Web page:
So who want’s the real story?  Radar is actually a service dog for a boy with autism.  I shot this assignment for VIV Mag, and these are two of my favorite outtakes.  I set up a raised platform in studio to photograph Radar, and he was not very excited about being on off the ground.  It took several tries, and a lot of patience, but I got some beautiful images as a result.  They say you should never work with children or animals, but sometimes it’s the most difficult challenges that pay off the most.

Thanks to VIV Mag photo editor Daniel Montoya for working with me on this.
Retouching by Gigantic Squid.

07
May

Thank You Glazer’s Camera

Posted by John Keatley / Filed under Random, Tools Of The Trade

As most of you are likely already fully aware, Glazer’s is a fantastic resource in Seattle for photography gear, both retail and rental.  We are very lucky to have such a great resource in our community.  Becker and I would like to thank Glazer’s for extending their generous support by sponsoring our trip to the Philippines; Bruce and Rebecca have been so supportive of our work, and we owe them a huge debt of gratitude in helping to make our trip a success.  Thank you Glazers for constantly going above and beyond to support photographers, and thank you for helping us raise awareness about the exploitation of women and children in the Philippines.  It’s exciting to see what we can accomplish through art and a collaborative community.

I have some fun projects lined up in the near future where I will be teaming up, and joining forces with Glazers, and I couldn’t be more excited!  Keep your eyes peeled…

04
Apr

Arriving In Manila

Posted by John Keatley / Filed under Personal Work, Travel

Last month I wrote about an upcoming assignment in the Philippines for an organization called Arts Aftercare.  Here is a link to the post if you are interested in the backstory, but basically I was working with the story of sexual slavery, human trafficking, and the work people are doing to help survivors.  I was gone for 10 days in the beginning of March, and  I got back to the States a few weeks ago.  After taking some time to rest, and reflect on the trip and what I saw, I finally feel like I am at a point now where I have processed enough of the trip, and I can share my thoughts and more importantly, my pictures.  I feel like this project makes the most sense when split up into 4 or 5 different stories.  The first part of the story is arriving in Manila and getting somewhat acclimated to my surroundings.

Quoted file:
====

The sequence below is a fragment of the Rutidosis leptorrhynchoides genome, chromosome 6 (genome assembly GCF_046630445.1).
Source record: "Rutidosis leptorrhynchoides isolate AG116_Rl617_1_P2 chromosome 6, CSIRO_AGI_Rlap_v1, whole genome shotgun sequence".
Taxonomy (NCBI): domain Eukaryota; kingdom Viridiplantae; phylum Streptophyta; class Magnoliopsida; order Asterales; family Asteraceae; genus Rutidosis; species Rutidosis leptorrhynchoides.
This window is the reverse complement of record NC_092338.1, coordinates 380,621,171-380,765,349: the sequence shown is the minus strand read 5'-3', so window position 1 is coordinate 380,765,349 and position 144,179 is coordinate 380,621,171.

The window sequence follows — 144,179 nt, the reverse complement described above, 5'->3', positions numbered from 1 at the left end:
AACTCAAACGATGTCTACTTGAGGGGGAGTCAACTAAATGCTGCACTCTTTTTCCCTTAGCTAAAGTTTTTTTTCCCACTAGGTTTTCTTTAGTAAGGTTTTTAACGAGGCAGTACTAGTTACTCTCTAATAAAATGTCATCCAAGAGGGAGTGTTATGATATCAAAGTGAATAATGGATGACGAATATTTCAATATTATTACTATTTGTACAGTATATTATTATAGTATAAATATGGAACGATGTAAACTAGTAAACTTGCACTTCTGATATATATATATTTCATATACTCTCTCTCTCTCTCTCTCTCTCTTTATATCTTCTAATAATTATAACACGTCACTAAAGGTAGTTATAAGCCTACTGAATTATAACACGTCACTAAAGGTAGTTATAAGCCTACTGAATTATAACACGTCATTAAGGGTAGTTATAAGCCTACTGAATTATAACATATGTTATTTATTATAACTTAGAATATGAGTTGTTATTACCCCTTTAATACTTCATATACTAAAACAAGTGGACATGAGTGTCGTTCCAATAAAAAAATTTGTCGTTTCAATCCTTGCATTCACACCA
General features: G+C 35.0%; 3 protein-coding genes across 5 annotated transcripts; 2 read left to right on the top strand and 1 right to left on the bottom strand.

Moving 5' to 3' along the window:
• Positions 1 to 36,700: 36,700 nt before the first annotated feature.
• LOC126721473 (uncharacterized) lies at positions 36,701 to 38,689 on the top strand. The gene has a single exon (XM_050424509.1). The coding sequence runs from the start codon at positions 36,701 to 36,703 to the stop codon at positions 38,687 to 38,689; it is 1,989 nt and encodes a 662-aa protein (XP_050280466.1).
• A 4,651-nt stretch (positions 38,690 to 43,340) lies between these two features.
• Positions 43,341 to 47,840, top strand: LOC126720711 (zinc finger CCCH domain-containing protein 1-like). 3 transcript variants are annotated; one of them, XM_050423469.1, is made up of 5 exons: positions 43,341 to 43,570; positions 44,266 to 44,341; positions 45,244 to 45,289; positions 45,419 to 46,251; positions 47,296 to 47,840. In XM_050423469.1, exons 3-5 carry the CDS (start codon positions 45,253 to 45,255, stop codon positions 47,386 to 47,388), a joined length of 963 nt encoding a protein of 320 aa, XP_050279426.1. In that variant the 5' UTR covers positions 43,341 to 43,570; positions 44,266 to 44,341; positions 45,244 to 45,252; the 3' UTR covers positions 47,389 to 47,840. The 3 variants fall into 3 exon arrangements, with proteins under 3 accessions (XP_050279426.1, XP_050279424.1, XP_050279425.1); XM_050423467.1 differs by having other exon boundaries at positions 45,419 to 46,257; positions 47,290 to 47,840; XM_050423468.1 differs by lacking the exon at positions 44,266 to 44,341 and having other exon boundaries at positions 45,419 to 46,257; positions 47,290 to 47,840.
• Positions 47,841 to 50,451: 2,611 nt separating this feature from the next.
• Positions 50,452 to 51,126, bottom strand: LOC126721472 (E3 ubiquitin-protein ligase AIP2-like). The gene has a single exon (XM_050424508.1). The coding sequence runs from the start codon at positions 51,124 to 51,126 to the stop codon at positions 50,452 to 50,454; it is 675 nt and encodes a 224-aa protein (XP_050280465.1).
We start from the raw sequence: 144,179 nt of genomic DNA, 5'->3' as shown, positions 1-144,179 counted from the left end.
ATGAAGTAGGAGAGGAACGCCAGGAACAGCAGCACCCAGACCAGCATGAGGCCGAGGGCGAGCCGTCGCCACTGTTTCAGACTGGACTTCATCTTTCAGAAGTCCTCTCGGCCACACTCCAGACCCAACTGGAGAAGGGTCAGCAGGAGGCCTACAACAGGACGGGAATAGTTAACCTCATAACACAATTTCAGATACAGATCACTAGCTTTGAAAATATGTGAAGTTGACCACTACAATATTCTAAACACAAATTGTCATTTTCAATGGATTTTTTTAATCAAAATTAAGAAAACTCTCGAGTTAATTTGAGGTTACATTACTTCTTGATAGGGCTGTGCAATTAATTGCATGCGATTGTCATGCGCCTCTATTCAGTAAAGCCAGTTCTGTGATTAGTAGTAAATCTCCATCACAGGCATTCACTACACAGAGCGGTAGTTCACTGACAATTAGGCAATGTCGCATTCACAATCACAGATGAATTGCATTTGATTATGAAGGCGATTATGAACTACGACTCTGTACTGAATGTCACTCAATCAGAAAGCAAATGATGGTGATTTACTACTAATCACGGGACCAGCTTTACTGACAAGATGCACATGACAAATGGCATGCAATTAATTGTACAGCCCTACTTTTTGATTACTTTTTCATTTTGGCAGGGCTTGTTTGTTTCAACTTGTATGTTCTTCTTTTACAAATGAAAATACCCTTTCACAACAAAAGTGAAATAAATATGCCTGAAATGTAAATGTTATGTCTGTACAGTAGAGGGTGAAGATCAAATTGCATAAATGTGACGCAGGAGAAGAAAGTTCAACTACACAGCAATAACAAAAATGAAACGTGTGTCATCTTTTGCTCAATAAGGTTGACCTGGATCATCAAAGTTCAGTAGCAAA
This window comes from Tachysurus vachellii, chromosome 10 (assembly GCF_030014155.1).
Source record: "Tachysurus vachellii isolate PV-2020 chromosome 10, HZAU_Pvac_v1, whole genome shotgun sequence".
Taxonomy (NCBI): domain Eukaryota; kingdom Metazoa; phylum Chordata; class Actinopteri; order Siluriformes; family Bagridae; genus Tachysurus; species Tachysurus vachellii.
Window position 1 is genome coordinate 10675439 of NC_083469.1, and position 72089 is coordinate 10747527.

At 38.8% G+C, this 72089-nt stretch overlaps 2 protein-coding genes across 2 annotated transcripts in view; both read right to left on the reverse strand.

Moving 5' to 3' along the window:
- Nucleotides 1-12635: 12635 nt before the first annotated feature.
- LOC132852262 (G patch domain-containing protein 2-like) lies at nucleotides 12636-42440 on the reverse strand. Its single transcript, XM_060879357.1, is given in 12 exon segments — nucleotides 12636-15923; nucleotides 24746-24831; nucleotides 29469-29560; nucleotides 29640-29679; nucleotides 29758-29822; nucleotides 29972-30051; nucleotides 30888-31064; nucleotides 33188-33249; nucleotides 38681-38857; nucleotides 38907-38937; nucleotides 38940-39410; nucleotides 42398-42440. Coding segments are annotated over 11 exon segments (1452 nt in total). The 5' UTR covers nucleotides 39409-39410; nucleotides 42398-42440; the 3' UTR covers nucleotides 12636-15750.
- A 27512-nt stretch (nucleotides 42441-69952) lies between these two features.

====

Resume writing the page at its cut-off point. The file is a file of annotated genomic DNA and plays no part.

I have never had to think so much about an assignment as I did on this trip.  There are so many variables to consider, which I have never had to think about on past assignments.  One of the things I found myself thinking about a lot on this trip was journalistic integrity.  Thankfully I was traveling and working with my close friend, and filmmaker Eric Becker who I learned so much from.  It would have been a totally different experience for me if I didn’t have him there for support, and just overall great companionship.  When I was in Liberia last year, I took pictures of anyone, because everyone in the entire town I was in, was effected in one way or another by the lack of clean drinking water.  It was something that had a broad reach, and just about any person, place or thing seemed relevant to the story.  In the Philippines, I was trying to tell a story about sexual slavery.  Although prostitution seemed to be everywhere I turned, it is not so easy to create a visual story without being painstakingly careful.  For example, we stayed at the Holiday Inn Resort when we visited Angels City.  Just in the short time I spent in the lobby during a 24 hour period, I saw 20 or so men bring back, or meet prostitutes in the lobby.  Everyone knows what is going on, but at the same time, seeing a 65 year old American man and a 20 year old Filipino girl walking to a hotel room is not proof of what is going on.  Sometimes the age difference was not so great, and it certainly isn’t fair to assume every white guy and Filipino girl are in anything other than a serious relationship.  Being a portrait photographer, I wanted to photograph so many different people, but I knew I needed to be careful what I was implying by including someones portrait or picture in a series like this.  I didn’t photograph the bellhop at the hotel I was staying at and say he is somehow a part of the story, anymore than I would want someone photographing me in the Philippines and saying I was somehow involved.  There is actually a lot of human trafficking that happens in Seattle.  Seattle is a major player in human trafficking unfortunately, but that doesn’t mean you can photograph anyone in Seattle and say they are part of the story.  Some of you may be thinking what I am saying seems pretty obvious, but it was  new for me, and took a lot of thought to work through.